MOXI REPORT: Nerdy Good Time on a Friday Night

Yes, I’m a big nerd, and my idea of a fun Friday night is a science lecture. With a side order of dissection. Fair warning, there are pictures, so avert your eyes if filet of cow eyeballs isn’t your thing.

My friend Lisa invited me to a member only night at MOXI, The Wolf Museum of Exploration + Innovation. It was my first visit and pretty much confirmed that the museum is Santa Barbara’s mini version of the Tech Museum in San Jose.

It is full of beautiful interactive exhibits, labs for hands-on learning, and crafty creative space.

We nibbled on veggie spring rolls, bacon wrapped dates, and chicken salad puffs prior to a lecture by Dr. Dante Pieramici. His presentation was called A.I. and The Management of Eye Diseases. He covered basics about what A.I. is (and is not), recent advances, and potential advantages of having A.I. support the diagnosis and treatment of macular degeneration, specifically. He also covered the basics of the eye and evolution of the eyeball.

Because my local SB ophthalmologist is old school, I had forgotten that much of the modern eye exams is all about looking at images of the eye and comparing annual optomap retinal exams to previous images.

Narrow A.I. could be trained to compare an image of a patient retina, to, say, a database of previously labeled “healthy” and “detached” images. The “narrow” comes from the fact that the A.I. would have a slim focus: only identifying pictures that, in comparison to hundreds or thousands of similar images, show the likelihood of a health issue or risk. On this simple comparison task, A.I. has a very high degree of accuracy and is much faster than humans at processing data.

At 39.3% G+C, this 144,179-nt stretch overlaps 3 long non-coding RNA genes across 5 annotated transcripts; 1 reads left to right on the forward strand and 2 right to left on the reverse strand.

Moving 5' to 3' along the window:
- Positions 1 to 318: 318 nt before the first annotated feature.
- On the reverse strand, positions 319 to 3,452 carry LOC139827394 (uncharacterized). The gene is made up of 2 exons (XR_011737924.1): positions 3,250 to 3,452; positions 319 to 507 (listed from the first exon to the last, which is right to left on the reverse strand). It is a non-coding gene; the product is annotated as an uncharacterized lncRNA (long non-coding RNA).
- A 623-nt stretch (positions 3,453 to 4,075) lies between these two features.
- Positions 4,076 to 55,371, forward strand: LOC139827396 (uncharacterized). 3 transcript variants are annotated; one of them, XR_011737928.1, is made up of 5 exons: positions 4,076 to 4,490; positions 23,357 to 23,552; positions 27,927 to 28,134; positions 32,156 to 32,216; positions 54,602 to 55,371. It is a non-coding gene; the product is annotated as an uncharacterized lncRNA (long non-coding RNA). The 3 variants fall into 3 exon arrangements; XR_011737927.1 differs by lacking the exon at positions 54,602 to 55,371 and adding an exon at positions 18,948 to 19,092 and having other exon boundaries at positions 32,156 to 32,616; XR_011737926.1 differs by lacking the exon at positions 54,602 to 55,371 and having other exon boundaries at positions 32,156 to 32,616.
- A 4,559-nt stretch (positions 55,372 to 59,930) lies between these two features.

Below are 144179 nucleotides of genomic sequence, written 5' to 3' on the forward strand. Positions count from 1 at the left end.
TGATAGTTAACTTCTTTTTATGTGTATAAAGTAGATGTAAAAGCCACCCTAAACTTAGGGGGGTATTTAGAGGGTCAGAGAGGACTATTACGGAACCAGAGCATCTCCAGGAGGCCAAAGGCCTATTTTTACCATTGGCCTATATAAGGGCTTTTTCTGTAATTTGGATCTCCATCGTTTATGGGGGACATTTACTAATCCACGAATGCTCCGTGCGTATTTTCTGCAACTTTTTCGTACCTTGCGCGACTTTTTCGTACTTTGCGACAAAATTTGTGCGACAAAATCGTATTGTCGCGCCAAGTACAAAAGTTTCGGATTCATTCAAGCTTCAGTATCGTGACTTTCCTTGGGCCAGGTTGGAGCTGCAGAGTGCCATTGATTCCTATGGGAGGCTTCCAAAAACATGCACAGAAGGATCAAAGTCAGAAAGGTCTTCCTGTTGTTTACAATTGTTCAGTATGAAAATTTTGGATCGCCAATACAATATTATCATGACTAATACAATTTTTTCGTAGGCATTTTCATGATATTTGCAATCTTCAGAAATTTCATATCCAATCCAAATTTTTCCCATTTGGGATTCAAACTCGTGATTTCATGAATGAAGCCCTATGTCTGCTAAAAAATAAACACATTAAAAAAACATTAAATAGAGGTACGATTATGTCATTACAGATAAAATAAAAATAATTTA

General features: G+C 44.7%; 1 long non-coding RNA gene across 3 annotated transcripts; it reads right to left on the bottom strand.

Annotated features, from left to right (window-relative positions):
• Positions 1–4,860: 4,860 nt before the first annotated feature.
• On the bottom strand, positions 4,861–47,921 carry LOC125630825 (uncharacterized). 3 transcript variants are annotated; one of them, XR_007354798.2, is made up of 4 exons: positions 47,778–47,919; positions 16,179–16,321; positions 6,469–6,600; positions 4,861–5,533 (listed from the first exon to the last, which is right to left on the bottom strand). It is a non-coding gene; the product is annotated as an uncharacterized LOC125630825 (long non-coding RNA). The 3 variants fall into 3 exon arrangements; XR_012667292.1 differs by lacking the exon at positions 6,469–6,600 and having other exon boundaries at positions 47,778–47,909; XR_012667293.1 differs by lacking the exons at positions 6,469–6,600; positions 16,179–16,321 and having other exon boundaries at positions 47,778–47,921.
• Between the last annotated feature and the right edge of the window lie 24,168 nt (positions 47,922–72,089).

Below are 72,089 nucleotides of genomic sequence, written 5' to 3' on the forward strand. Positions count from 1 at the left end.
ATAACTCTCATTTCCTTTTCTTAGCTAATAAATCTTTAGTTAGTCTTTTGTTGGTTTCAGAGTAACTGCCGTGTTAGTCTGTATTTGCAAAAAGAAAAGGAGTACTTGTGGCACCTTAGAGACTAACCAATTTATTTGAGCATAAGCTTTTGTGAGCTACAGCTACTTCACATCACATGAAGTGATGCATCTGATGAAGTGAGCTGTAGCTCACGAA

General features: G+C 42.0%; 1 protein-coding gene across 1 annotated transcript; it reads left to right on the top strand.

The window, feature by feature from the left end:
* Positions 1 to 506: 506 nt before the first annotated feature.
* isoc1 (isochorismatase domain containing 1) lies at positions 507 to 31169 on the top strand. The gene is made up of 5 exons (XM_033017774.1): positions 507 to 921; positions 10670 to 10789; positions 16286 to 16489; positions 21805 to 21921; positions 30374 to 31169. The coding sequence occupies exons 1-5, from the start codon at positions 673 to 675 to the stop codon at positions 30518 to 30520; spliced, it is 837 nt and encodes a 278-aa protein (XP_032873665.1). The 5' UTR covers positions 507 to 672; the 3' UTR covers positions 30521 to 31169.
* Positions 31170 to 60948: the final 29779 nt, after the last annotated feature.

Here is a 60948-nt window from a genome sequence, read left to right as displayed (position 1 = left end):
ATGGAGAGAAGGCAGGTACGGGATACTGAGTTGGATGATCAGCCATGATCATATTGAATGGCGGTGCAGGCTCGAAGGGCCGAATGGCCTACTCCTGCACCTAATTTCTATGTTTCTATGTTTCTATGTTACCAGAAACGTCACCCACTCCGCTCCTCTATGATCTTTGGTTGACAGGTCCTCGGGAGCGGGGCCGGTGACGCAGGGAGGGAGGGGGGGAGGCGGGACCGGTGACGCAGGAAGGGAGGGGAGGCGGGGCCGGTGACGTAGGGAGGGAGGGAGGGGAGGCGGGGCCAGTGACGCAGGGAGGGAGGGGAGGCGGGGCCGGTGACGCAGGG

It was fun to hear about the efficiency to be gained, especially once we are all DIYing our eye exams with an attachment to our iPhones. (Might be awhile.)

After the lecture, we had time to play in the museum and wait for our lab time. We visited the Inhabitat exhibit but skipped the line for trying out the VR (Not worth it without the hand-held controls, IMHO).

At another exhibit, we tried to align our eyes in an intimate mirror helmet. Called The Mirrorbox, it was created by artist Megan May Daalder. To get the name and info I contacted MOXI who said:

We’re so glad you enjoyed it! If you want to learn more about it, check out Megan’s TedTalk here.

 

The item looks like a conglomeration of the cone of silence, funhouse mirrors, bizzarre lighting effects, and two conjoined black steampunk dive helmets. Each partner put their head into one side of the contraption and the experience went from total blackness through a number of lighting shifts.

It was disconcerting to see my eyes with Lisa’s hair, or eyes of green and blue together, or her very long black lashes and high cheekbones under my green eyes. It was a few solid minutes of staring into her eyes, but I think we got aligned so quickly – both of us entirely unafraid to immediately make eye contact – that it didn’t take much effort.

At 7:40pm helpers from the California Retina Research Foundation took pictures of us while we dissected the eyeballs left over after last week’s steak dinner. The dissection experience in the Exploration Lab was interesting, in a squishy way. I have a tactile appreciation for my own floater-filled, Vitreous Humor, and my too human lack of a tapetum (the bit that allows animals to see better in the dark, and flashes scary green/blue at night when they look straight at the camera).

A really good time that was a much-needed break from NaNoWriting and a rough week.

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